One last reason for the rich to contribute back is found in the past when selfish rich men contributed nothing and society ended up suffering big time. Back up a couple of centuries ago and you will find Louis XIV the king of France. He held a lot of money, money that would have helped the people greatly in flourishing as a society, but King Louis XIV did no do that. Instead history tells us that he spent the money on extravagant luxuries such as new clothing everyday, being surrounded by diamonds and gold in every room of his living, and of course the Palace of Versailles which was one of the most extravagantly expensive buildings of all time. Now these luxuries were nice to him, but as this was being put up the people of France were put down. They were in a depression and were starving. Eventually Louis XIV became the king of nothing more than a high-debted and poor country with extravagant structures. This can serve as a lesson that money should be put in society. A more suitable historic event that can serve the same lesson is the Great Depression. In my opinion and I can be backed up on this, is that part of the reason that we went into such a deep depression was due to the entrepreneurs. Rockafeller, Vanderbilt, and even Carnegie were an elite league of businessmen. They strategized by eliminating all smaller businesses that tried to contend with them by making their prices so low that everyone went to the big business and the smaller ones would then go bankrupt or be bought out by the big one. After that they jacked up their prices without any competition to run against them forming monopolies. No other businesses were able to flourish therefore decreasing the standard of living and in turn decreasing the economy. At this point of decline I believe the entrepreneurs could surely have helped by putting a portion of their enormous fortunes back into the economy that made their fortunes possible in the first place, but they chose not to help much until it was too late and the market had completely crashed. I it is apparent that these people took in so much from society and when it was their turn to put some back they came too little and too late. In conclusion, history has already pointed out sometimes were the rich should have given back to the society and proved when it didn't happened society suffered.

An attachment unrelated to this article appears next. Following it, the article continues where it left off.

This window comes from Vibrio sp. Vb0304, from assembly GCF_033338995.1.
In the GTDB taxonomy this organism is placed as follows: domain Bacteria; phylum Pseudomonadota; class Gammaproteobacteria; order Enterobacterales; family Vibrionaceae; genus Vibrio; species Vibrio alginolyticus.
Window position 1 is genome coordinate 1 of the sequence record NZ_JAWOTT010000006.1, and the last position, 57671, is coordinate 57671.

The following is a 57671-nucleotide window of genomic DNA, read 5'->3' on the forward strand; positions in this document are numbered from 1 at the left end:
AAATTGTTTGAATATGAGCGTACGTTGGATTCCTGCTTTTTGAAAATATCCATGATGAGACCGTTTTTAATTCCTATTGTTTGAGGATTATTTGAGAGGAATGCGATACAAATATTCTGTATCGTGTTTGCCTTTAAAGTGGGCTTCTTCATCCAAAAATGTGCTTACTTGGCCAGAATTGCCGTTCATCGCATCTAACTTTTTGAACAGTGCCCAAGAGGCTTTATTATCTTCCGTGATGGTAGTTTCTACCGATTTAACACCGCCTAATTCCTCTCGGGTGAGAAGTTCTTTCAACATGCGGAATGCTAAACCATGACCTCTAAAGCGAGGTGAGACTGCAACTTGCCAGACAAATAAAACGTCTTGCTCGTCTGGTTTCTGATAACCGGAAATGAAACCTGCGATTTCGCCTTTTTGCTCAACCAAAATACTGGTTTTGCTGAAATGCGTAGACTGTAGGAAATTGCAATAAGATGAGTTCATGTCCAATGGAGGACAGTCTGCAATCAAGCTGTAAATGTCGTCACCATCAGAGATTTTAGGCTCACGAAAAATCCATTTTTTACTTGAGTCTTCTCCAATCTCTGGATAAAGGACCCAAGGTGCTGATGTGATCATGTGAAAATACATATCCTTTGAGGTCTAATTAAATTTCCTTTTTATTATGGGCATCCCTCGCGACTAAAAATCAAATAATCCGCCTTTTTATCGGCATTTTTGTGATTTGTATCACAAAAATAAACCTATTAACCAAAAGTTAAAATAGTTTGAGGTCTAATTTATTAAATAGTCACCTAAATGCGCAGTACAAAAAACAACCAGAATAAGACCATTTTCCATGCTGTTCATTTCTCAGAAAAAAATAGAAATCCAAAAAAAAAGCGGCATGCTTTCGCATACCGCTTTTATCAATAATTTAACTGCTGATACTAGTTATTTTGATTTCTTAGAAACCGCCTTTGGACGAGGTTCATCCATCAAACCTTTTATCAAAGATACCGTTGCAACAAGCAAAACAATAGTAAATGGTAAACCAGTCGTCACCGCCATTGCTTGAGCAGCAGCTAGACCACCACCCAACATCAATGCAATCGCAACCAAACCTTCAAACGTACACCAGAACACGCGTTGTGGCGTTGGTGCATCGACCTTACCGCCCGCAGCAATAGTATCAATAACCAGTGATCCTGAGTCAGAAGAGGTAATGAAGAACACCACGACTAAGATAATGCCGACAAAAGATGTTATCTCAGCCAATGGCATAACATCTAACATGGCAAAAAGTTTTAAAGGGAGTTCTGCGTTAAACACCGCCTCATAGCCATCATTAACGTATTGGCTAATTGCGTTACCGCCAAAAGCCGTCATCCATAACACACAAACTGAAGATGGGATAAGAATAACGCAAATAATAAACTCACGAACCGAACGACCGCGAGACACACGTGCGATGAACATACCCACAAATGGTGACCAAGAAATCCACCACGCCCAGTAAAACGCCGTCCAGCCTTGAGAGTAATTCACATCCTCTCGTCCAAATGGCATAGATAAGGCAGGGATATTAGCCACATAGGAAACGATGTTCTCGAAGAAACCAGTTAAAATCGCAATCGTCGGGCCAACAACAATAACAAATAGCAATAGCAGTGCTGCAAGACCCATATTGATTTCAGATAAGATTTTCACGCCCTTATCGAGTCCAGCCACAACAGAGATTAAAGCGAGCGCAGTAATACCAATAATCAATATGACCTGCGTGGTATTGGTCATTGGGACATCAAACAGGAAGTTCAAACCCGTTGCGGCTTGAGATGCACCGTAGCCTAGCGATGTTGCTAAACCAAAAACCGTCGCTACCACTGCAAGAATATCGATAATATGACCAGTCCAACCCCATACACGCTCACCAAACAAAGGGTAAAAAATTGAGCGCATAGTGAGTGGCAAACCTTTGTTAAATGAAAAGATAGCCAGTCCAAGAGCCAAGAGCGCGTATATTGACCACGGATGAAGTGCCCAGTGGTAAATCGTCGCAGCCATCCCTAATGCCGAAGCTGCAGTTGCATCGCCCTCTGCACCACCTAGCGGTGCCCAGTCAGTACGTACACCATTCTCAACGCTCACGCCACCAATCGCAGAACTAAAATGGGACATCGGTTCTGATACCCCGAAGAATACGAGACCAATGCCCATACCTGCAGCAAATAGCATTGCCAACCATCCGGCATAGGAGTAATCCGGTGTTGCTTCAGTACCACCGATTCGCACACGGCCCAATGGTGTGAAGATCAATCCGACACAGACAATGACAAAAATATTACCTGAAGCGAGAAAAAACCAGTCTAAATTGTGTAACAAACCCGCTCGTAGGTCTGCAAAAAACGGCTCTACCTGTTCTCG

I think that it is unmistakably noticeable that the rich should help the poorer society. This could be mutually benefiting and is also morally correct. It has also been proven in history that society has suffered when they did not give anything back. Therefore in conclusion, I strongly persuade the rich to make contributions and that Andrew Carnegie is accurate in his speech.